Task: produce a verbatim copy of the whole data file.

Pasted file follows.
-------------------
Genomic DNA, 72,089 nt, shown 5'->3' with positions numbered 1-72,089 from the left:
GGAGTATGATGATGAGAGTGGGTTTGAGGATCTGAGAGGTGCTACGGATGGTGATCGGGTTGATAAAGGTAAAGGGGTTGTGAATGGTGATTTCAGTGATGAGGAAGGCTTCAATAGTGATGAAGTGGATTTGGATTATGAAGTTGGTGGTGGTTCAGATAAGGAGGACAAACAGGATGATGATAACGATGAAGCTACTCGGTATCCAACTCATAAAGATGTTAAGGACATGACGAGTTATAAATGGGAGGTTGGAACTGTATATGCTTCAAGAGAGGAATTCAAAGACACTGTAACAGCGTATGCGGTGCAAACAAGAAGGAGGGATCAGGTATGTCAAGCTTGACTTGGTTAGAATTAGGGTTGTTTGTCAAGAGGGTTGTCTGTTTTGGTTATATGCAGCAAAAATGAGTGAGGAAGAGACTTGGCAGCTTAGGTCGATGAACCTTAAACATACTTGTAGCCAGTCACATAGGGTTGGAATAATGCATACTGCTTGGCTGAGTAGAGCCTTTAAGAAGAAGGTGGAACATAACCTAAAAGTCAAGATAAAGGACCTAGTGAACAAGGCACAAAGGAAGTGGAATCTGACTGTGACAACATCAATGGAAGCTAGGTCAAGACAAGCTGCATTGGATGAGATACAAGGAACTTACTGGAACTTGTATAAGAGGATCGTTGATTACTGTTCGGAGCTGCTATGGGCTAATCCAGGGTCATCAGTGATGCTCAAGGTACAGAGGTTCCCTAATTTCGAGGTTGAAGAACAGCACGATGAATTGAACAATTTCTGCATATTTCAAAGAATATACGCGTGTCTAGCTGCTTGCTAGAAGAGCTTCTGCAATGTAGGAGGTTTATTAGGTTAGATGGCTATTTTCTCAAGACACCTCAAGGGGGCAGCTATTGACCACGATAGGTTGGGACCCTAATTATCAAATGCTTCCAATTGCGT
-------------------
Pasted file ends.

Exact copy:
Genomic DNA, 72,089 nt, shown 5'->3' with positions numbered 1-72,089 from the left:
GGAGTATGATGATGAGAGTGGGTTTGAGGATCTGAGAGGTGCTACGGATGGTGATCGGGTTGATAAAGGTAAAGGGGTTGTGAATGGTGATTTCAGTGATGAGGAAGGCTTCAATAGTGATGAAGTGGATTTGGATTATGAAGTTGGTGGTGGTTCAGATAAGGAGGACAAACAGGATGATGATAACGATGAAGCTACTCGGTATCCAACTCATAAAGATGTTAAGGACATGACGAGTTATAAATGGGAGGTTGGAACTGTATATGCTTCAAGAGAGGAATTCAAAGACACTGTAACAGCGTATGCGGTGCAAACAAGAAGGAGGGATCAGGTATGTCAAGCTTGACTTGGTTAGAATTAGGGTTGTTTGTCAAGAGGGTTGTCTGTTTTGGTTATATGCAGCAAAAATGAGTGAGGAAGAGACTTGGCAGCTTAGGTCGATGAACCTTAAACATACTTGTAGCCAGTCACATAGGGTTGGAATAATGCATACTGCTTGGCTGAGTAGAGCCTTTAAGAAGAAGGTGGAACATAACCTAAAAGTCAAGATAAAGGACCTAGTGAACAAGGCACAAAGGAAGTGGAATCTGACTGTGACAACATCAATGGAAGCTAGGTCAAGACAAGCTGCATTGGATGAGATACAAGGAACTTACTGGAACTTGTATAAGAGGATCGTTGATTACTGTTCGGAGCTGCTATGGGCTAATCCAGGGTCATCAGTGATGCTCAAGGTACAGAGGTTCCCTAATTTCGAGGTTGAAGAACAGCACGATGAATTGAACAATTTCTGCATATTTCAAAGAATATACGCGTGTCTAGCTGCTTGCTAGAAGAGCTTCTGCAATGTAGGAGGTTTATTAGGTTAGATGGCTATTTTCTCAAGACACCTCAAGGGGGCAGCTATTGACCACGATAGGTTGGGACCCTAATTATCAAATGCTTCCAATTGCGT